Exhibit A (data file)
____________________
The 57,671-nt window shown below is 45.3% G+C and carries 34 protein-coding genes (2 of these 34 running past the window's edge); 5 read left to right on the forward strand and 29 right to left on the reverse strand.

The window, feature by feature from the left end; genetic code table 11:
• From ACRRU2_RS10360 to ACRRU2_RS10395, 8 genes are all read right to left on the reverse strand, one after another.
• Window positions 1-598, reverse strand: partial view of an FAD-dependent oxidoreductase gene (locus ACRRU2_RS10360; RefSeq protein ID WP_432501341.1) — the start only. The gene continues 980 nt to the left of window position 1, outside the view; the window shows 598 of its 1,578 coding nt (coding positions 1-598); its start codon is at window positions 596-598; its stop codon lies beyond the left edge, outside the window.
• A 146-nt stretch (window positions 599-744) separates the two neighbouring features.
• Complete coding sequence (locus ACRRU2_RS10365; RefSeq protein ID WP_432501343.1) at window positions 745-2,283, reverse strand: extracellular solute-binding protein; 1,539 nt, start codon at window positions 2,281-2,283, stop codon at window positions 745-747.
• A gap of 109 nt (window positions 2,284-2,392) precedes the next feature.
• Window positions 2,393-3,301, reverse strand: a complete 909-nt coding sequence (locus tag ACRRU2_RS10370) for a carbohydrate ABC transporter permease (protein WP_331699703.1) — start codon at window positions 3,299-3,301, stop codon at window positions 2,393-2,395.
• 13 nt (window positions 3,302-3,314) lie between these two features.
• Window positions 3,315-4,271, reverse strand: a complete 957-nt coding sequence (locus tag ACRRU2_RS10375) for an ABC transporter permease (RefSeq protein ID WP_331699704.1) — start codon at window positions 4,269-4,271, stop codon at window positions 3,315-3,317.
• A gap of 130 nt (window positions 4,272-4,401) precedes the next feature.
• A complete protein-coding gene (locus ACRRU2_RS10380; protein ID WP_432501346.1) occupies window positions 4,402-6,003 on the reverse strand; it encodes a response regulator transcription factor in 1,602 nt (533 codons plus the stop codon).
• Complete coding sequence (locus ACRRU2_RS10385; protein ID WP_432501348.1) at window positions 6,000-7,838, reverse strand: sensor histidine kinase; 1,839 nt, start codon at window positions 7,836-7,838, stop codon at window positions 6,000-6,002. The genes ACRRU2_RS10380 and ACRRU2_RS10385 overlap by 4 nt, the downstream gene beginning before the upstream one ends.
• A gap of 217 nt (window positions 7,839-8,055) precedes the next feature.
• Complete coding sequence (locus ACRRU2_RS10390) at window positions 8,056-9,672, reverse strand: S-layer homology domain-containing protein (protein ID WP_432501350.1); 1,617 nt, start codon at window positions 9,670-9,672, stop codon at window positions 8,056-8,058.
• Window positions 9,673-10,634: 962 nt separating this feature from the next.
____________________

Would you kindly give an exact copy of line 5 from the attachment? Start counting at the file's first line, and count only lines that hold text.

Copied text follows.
• A 146-nt stretch (window positions 599-744) separates the two neighbouring features.